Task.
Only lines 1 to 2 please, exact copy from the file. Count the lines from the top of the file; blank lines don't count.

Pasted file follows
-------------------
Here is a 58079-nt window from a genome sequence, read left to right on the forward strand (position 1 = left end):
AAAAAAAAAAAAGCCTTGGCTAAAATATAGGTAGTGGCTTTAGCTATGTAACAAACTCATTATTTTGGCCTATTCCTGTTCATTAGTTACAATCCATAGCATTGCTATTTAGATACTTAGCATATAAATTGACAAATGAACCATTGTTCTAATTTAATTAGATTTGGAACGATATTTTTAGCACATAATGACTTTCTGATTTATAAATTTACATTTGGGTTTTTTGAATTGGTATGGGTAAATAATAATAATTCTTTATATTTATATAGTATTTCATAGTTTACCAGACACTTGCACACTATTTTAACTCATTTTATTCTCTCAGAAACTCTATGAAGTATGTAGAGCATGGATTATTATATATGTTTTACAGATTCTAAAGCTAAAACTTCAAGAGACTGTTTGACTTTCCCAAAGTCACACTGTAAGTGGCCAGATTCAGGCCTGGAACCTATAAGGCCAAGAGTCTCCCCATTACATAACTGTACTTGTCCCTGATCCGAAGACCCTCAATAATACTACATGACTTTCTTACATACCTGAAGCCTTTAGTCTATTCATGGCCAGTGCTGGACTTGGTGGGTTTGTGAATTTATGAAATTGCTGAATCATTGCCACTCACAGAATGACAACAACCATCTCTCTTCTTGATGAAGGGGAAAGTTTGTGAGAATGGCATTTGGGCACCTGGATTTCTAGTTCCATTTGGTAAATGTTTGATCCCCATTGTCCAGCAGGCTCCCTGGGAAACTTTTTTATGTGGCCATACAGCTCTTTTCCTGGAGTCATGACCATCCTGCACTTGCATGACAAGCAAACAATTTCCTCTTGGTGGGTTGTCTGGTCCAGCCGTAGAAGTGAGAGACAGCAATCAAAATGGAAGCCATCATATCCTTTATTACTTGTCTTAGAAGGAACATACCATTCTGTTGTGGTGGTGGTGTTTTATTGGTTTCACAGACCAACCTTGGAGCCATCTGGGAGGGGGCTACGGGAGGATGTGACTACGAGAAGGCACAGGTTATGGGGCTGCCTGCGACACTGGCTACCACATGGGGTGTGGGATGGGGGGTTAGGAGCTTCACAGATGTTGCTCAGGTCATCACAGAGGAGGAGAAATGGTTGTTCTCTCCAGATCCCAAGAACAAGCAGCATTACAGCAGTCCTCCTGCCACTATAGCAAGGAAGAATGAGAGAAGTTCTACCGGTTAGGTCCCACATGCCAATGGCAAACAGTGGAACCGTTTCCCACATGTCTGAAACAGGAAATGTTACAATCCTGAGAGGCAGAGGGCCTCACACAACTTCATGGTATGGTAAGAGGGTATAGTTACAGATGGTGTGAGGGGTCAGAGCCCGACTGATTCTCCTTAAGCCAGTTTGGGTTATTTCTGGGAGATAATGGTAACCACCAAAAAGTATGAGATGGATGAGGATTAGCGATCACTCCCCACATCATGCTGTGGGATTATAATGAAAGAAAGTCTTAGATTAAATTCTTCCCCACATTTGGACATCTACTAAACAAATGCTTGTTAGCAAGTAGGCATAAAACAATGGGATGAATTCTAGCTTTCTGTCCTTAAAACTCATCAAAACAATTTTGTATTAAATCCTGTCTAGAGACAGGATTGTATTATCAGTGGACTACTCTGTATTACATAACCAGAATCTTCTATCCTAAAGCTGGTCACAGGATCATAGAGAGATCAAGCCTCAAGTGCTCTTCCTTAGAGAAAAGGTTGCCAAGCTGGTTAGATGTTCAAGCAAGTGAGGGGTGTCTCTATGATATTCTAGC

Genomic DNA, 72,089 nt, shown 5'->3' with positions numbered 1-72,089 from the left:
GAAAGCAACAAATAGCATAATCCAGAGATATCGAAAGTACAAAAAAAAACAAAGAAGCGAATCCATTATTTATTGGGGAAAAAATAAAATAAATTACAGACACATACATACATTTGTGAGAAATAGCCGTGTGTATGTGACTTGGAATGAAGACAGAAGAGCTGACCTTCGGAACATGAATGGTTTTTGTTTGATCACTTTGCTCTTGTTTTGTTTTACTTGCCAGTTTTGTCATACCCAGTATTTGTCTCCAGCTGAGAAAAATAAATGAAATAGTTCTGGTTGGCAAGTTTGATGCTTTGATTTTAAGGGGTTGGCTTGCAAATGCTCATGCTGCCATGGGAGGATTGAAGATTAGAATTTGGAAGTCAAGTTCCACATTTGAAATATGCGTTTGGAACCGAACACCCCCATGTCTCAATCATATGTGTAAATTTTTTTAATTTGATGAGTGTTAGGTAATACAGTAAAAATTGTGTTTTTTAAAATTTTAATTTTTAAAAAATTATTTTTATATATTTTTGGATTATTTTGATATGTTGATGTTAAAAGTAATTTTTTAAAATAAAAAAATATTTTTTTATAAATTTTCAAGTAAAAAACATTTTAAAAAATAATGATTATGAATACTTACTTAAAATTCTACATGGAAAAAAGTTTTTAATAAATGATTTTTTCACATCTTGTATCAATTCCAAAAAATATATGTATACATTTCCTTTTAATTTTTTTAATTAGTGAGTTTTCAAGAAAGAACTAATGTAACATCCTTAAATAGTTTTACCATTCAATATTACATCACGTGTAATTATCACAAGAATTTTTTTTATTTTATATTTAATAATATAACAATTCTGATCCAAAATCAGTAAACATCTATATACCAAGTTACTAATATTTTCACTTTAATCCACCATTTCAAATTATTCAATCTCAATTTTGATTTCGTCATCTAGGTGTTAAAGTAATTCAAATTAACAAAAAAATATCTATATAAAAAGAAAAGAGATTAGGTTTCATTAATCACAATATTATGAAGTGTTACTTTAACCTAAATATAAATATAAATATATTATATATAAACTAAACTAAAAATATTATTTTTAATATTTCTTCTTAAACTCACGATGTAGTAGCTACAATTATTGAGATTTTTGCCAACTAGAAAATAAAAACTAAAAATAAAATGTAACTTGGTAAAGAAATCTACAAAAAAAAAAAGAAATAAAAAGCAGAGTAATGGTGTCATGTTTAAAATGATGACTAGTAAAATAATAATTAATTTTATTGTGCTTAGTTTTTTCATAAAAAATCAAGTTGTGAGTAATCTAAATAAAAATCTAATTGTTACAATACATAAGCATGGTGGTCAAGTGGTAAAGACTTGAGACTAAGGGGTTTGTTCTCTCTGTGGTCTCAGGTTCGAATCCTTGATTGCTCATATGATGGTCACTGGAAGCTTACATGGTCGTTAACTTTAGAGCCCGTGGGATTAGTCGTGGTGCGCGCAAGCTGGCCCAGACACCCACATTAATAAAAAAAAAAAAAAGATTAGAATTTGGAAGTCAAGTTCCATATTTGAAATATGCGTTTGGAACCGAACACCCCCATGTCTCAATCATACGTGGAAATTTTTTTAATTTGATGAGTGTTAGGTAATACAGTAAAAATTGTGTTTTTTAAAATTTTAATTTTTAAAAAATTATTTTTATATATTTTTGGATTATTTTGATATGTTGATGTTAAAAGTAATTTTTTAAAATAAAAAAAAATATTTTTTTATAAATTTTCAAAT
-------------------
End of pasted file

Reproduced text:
Here is a 58079-nt window from a genome sequence, read left to right on the forward strand (position 1 = left end):
AAAAAAAAAAAAGCCTTGGCTAAAATATAGGTAGTGGCTTTAGCTATGTAACAAACTCATTATTTTGGCCTATTCCTGTTCATTAGTTACAATCCATAGCATTGCTATTTAGATACTTAGCATATAAATTGACAAATGAACCATTGTTCTAATTTAATTAGATTTGGAACGATATTTTTAGCACATAATGACTTTCTGATTTATAAATTTACATTTGGGTTTTTTGAATTGGTATGGGTAAATAATAATAATTCTTTATATTTATATAGTATTTCATAGTTTACCAGACACTTGCACACTATTTTAACTCATTTTATTCTCTCAGAAACTCTATGAAGTATGTAGAGCATGGATTATTATATATGTTTTACAGATTCTAAAGCTAAAACTTCAAGAGACTGTTTGACTTTCCCAAAGTCACACTGTAAGTGGCCAGATTCAGGCCTGGAACCTATAAGGCCAAGAGTCTCCCCATTACATAACTGTACTTGTCCCTGATCCGAAGACCCTCAATAATACTACATGACTTTCTTACATACCTGAAGCCTTTAGTCTATTCATGGCCAGTGCTGGACTTGGTGGGTTTGTGAATTTATGAAATTGCTGAATCATTGCCACTCACAGAATGACAACAACCATCTCTCTTCTTGATGAAGGGGAAAGTTTGTGAGAATGGCATTTGGGCACCTGGATTTCTAGTTCCATTTGGTAAATGTTTGATCCCCATTGTCCAGCAGGCTCCCTGGGAAACTTTTTTATGTGGCCATACAGCTCTTTTCCTGGAGTCATGACCATCCTGCACTTGCATGACAAGCAAACAATTTCCTCTTGGTGGGTTGTCTGGTCCAGCCGTAGAAGTGAGAGACAGCAATCAAAATGGAAGCCATCATATCCTTTATTACTTGTCTTAGAAGGAACATACCATTCTGTTGTGGTGGTGGTGTTTTATTGGTTTCACAGACCAACCTTGGAGCCATCTGGGAGGGGGCTACGGGAGGATGTGACTACGAGAAGGCACAGGTTATGGGGCTGCCTGCGACACTGGCTACCACATGGGGTGTGGGATGGGGGGTTAGGAGCTTCACAGATGTTGCTCAGGTCATCACAGAGGAGGAGAAATGGTTGTTCTCTCCAGATCCCAAGAACAAGCAGCATTACAGCAGTCCTCCTGCCACTATAGCAAGGAAGAATGAGAGAAGTTCTACCGGTTAGGTCCCACATGCCAATGGCAAACAGTGGAACCGTTTCCCACATGTCTGAAACAGGAAATGTTACAATCCTGAGAGGCAGAGGGCCTCACACAACTTCATGGTATGGTAAGAGGGTATAGTTACAGATGGTGTGAGGGGTCAGAGCCCGACTGATTCTCCTTAAGCCAGTTTGGGTTATTTCTGGGAGATAATGGTAACCACCAAAAAGTATGAGATGGATGAGGATTAGCGATCACTCCCCACATCATGCTGTGGGATTATAATGAAAGAAAGTCTTAGATTAAATTCTTCCCCACATTTGGACATCTACTAAACAAATGCTTGTTAGCAAGTAGGCATAAAACAATGGGATGAATTCTAGCTTTCTGTCCTTAAAACTCATCAAAACAATTTTGTATTAAATCCTGTCTAGAGACAGGATTGTATTATCAGTGGACTACTCTGTATTACATAACCAGAATCTTCTATCCTAAAGCTGGTCACAGGATCATAGAGAGATCAAGCCTCAAGTGCTCTTCCTTAGAGAAAAGGTTGCCAAGCTGGTTAGATGTTCAAGCAAGTGAGGGGTGTCTCTATGATATTCTAGC